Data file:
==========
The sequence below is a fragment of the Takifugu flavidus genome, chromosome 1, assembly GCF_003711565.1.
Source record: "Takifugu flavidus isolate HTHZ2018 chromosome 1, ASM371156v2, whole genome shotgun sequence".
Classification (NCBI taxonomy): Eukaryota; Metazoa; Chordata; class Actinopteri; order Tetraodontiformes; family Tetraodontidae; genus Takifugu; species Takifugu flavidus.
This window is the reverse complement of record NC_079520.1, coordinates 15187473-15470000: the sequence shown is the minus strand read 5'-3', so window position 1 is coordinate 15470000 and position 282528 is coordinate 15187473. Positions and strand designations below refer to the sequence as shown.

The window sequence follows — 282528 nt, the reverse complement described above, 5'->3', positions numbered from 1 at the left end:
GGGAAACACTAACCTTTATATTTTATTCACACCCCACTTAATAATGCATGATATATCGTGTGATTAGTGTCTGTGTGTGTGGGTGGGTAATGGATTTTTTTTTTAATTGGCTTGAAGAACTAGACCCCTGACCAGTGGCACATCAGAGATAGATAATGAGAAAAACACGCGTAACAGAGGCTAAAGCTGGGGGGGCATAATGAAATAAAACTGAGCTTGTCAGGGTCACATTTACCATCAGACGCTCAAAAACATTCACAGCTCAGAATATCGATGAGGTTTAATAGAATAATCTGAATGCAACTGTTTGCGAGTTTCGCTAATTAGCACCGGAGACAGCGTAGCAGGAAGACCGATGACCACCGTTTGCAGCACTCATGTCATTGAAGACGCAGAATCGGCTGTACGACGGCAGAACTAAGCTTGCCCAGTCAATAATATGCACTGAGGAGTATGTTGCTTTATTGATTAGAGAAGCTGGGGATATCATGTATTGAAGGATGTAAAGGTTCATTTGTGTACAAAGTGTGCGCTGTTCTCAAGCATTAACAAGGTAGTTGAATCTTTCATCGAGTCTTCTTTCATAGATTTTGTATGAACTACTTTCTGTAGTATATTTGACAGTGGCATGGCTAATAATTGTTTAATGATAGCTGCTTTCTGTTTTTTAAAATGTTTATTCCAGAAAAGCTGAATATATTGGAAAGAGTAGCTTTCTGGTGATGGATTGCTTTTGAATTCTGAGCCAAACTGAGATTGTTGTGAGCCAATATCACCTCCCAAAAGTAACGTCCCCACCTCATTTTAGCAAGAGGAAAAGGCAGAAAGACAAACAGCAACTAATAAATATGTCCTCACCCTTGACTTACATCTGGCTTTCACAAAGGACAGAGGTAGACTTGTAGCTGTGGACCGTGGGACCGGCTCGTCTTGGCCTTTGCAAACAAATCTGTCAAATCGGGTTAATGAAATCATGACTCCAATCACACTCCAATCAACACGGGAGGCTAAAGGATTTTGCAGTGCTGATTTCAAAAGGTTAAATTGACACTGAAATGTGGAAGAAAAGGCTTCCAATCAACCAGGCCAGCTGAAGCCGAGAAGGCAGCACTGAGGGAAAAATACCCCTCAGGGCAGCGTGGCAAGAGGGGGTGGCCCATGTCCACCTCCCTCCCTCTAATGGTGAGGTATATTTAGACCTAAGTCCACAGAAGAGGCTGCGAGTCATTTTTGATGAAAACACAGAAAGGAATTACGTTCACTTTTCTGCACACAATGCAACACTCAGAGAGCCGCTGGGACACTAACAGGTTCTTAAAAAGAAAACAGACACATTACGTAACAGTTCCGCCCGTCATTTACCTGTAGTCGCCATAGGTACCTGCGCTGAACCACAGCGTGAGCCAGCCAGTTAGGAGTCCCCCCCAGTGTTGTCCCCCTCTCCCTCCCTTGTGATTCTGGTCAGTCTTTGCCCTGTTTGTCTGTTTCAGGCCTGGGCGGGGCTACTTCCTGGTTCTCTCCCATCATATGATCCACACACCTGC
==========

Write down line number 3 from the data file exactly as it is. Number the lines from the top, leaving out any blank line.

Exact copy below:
Classification (NCBI taxonomy): Eukaryota; Metazoa; Chordata; class Actinopteri; order Tetraodontiformes; family Tetraodontidae; genus Takifugu; species Takifugu flavidus.